SAN cannot fault our decision for industrial action – MWUN
The Maritime Workers Union of Nigeria (MWUN) has reacted to a statement by the Shipping Employers Association of Nigeria (SAN) faulting its decision to embark on industrial action in the shipping sub-sector of the maritime industry.
In a statement on Monday, the Head of Media at the MWUN, Comrade John Kennedy Ikemefuna, explained the circumstances justifying the Union’s call for the strike.
“The Maritime Workers Union of Nigeria (MWUN) under the leadership of its President – General, Comrade (Prince) Dr. Adewale Adeyanju, fnli HFCPSP, cannot be faulted as was reported in the press statement issued by Mrs Boma Alabi (SAN), Chairman of Shipping Employers Association of Nigeria (SAN) over the seven-day ultimatum the revered Union issued to the Association in the maritime sector last week.
“The said seven-day ultimatum was given after the expiration of the initial 14-day ultimatum that was given to the Federal Government on the same issue of minimum standard condition of service (NJIC), which was shelved, given to the intervention of the former Honourable Minister of Transportation, Hon. Rotimi Amechi’s intervention, who constituted a Technical Committee comprising of members from the Union, the Shipping Employers Association, while the Nigeria Shippers Council were appointed to mediate over the protracted matter,” the statement reads in part.
The Union further refuted claims that the shipping companies were engaging the Maritime Workers Union on certain improvements to terms and conditions for its employees.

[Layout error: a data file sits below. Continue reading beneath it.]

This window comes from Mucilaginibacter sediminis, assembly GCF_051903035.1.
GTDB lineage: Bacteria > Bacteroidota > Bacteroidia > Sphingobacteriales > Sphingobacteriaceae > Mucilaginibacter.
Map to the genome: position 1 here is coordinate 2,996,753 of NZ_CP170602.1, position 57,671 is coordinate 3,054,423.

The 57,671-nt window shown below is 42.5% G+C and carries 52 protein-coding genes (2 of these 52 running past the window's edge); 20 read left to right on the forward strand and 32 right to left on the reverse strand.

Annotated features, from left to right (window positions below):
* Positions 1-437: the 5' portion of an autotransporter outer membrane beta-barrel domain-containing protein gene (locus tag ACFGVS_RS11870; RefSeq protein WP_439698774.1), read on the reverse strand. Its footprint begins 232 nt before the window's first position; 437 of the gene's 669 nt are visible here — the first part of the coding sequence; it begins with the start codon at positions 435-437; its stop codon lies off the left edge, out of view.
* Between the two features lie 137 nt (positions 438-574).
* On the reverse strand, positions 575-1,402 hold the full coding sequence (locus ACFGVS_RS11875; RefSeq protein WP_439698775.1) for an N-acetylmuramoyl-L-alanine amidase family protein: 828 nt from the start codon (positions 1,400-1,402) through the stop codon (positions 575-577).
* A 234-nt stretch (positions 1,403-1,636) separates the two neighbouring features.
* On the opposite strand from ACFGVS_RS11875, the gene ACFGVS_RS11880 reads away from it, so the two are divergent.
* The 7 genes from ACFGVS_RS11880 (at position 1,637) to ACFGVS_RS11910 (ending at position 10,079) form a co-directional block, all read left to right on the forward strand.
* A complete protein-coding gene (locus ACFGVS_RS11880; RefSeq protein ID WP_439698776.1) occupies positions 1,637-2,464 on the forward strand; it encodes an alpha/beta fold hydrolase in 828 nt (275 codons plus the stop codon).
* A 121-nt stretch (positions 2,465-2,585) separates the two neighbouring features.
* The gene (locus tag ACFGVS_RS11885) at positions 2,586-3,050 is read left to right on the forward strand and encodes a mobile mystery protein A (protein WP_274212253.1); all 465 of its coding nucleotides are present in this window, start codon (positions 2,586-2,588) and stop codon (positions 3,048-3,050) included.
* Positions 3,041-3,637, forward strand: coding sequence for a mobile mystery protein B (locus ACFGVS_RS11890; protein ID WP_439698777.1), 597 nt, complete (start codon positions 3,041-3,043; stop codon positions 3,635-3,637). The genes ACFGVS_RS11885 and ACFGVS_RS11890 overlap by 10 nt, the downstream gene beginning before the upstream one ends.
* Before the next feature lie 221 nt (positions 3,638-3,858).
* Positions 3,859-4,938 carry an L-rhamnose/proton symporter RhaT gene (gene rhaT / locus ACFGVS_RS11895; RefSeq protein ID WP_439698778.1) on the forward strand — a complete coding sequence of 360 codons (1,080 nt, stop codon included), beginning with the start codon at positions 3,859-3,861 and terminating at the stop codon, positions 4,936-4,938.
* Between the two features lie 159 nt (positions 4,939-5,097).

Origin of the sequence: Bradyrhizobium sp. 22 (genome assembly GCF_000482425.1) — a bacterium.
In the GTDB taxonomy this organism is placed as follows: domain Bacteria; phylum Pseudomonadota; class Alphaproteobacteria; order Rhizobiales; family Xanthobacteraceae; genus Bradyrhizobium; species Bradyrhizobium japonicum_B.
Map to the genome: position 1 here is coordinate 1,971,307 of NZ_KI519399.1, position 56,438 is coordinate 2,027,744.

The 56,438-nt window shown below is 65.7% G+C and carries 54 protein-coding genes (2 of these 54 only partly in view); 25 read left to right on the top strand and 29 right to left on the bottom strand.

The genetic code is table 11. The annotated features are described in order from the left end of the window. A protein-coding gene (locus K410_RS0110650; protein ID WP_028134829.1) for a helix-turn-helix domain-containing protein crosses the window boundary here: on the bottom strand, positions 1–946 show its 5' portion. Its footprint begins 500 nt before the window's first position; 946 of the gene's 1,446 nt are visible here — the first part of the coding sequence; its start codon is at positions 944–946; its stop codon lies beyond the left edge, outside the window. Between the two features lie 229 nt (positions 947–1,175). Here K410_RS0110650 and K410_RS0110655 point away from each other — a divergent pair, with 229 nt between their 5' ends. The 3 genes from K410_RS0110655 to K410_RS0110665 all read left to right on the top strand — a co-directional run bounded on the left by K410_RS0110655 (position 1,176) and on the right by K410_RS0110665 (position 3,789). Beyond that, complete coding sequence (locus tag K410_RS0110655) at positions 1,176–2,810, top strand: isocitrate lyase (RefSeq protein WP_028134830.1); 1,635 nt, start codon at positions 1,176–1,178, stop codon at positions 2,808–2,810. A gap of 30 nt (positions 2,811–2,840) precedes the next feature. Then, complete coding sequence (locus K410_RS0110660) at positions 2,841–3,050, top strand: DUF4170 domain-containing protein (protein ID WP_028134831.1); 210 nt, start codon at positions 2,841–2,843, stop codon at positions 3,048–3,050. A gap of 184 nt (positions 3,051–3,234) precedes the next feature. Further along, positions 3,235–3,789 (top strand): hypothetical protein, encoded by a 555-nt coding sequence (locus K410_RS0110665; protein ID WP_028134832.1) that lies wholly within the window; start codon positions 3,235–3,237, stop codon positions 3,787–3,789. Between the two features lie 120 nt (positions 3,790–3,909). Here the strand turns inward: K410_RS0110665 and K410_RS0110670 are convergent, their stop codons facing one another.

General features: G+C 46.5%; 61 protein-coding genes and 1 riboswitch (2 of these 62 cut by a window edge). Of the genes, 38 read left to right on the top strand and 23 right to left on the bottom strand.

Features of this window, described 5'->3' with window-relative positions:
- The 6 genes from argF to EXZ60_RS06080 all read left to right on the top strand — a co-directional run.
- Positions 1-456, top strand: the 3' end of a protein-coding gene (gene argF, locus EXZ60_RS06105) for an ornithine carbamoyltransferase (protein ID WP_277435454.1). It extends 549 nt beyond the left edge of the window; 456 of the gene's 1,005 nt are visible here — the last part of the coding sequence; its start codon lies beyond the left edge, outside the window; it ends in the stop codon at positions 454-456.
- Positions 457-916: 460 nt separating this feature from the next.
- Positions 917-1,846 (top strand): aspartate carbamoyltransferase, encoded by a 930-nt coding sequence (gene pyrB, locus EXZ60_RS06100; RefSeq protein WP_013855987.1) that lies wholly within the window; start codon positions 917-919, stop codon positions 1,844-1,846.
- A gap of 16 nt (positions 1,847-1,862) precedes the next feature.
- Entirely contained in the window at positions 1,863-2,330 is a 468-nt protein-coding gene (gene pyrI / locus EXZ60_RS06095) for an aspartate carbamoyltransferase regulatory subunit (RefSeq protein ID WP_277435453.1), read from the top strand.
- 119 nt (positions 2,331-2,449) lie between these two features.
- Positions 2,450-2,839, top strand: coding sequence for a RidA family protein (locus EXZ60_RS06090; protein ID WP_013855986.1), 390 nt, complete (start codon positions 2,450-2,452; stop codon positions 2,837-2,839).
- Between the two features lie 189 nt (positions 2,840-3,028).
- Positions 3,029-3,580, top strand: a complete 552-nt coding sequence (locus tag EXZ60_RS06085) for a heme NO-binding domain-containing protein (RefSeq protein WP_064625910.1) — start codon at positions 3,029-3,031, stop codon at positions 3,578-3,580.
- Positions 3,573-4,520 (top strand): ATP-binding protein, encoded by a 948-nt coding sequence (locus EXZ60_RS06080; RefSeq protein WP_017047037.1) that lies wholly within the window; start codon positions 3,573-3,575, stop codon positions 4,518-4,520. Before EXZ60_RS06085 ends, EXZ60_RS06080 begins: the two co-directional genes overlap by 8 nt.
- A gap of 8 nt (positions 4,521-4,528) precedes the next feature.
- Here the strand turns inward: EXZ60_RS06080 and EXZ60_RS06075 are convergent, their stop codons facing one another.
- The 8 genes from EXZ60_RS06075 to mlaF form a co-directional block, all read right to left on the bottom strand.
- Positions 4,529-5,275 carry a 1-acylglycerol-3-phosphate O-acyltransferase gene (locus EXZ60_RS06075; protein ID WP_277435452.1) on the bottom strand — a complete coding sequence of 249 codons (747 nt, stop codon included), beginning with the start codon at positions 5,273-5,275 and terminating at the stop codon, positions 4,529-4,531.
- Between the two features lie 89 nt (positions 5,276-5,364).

“If this assertion as was raised by Mrs Boma was true, why did the Union issue out another 7-day warning notice in anticipation of an indefinite strike?” the Union asked.
It said that it never held any “total of 15 meetings” with the Nigerian Shippers Council since April to September, 2023, and added that it is but “another fabricated lie as the meeting billed for October 30 was as a result of this recent ultimatum issued.”
“Yes, if SAN was not lackadaisical over the NJIC matter which has dragged this long even with the constituted committee led by the Shippers Council, which up till now has not scale through; for the fact that the representatives of SAN have no mandate to take decisive decisions each time the parties have met. This has been the major factor why we are still stagnated over the matter.
“No doubt, SAN has been trying to avoid what will bring the NJIC matter into fruition; hence, they keep sending their delegates without give them a clear cut mandate over this open-ended matter to bring it to a closure.”
The Union vowed to keep fighting for the improvement of its members’ welfare and would “not sit down with folded arms and watch our members being enslaved over what is due them in the industry, hence, the Union’s call for strike action towards making sure that this matter is resolved once for all.”